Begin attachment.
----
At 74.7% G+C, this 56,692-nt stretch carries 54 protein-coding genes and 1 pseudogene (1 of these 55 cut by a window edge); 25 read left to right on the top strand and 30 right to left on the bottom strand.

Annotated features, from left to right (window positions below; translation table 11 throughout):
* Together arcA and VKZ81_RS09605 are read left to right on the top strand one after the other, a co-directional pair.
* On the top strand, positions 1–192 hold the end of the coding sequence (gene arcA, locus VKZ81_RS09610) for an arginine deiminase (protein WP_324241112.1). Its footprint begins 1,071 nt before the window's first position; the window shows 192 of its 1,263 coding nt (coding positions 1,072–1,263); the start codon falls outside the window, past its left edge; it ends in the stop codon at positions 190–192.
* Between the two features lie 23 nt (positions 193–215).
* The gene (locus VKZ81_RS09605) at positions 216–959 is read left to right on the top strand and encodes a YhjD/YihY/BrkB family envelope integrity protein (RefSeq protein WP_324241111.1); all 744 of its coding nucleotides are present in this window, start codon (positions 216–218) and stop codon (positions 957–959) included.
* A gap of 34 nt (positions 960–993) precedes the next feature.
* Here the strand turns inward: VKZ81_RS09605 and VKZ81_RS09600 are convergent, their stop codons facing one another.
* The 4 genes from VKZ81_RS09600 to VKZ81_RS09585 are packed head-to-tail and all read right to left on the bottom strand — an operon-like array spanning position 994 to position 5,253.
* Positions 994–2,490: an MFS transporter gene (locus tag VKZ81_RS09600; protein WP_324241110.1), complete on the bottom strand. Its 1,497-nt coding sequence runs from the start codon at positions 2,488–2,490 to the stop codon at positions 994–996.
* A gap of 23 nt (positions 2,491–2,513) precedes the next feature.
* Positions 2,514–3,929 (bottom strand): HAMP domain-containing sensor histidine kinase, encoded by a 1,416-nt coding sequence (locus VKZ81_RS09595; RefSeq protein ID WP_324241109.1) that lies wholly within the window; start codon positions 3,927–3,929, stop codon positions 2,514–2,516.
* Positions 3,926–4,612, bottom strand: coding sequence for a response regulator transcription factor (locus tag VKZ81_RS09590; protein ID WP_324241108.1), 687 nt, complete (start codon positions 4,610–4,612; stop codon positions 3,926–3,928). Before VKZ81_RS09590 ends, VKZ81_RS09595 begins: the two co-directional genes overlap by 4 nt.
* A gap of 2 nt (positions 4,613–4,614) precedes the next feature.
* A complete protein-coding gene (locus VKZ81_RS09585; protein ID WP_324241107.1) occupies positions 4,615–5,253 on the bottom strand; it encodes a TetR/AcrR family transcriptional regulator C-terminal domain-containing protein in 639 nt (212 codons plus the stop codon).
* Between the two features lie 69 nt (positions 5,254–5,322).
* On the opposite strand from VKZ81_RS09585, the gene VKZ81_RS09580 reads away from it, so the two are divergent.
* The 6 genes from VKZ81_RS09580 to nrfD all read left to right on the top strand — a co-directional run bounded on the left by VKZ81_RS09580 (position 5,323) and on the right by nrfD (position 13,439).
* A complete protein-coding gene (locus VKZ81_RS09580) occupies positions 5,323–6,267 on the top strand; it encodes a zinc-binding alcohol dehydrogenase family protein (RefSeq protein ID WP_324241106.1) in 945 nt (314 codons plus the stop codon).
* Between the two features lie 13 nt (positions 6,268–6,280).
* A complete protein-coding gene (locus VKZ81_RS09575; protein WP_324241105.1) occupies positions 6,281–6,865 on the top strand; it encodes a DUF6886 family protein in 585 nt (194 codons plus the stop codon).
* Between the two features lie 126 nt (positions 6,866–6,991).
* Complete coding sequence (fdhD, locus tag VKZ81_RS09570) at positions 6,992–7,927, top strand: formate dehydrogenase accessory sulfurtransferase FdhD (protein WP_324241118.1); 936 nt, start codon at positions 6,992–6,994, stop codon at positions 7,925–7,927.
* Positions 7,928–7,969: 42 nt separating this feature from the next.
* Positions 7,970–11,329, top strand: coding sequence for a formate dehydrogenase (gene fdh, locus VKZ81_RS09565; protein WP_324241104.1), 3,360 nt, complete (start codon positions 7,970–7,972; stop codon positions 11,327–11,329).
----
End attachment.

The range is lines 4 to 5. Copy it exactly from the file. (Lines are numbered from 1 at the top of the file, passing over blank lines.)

* On the top strand, positions 1–192 hold the end of the coding sequence (gene arcA, locus VKZ81_RS09610) for an arginine deiminase (protein WP_324241112.1). Its footprint begins 1,071 nt before the window's first position; the window shows 192 of its 1,263 coding nt (coding positions 1,072–1,263); the start codon falls outside the window, past its left edge; it ends in the stop codon at positions 190–192.
* Between the two features lie 23 nt (positions 193–215).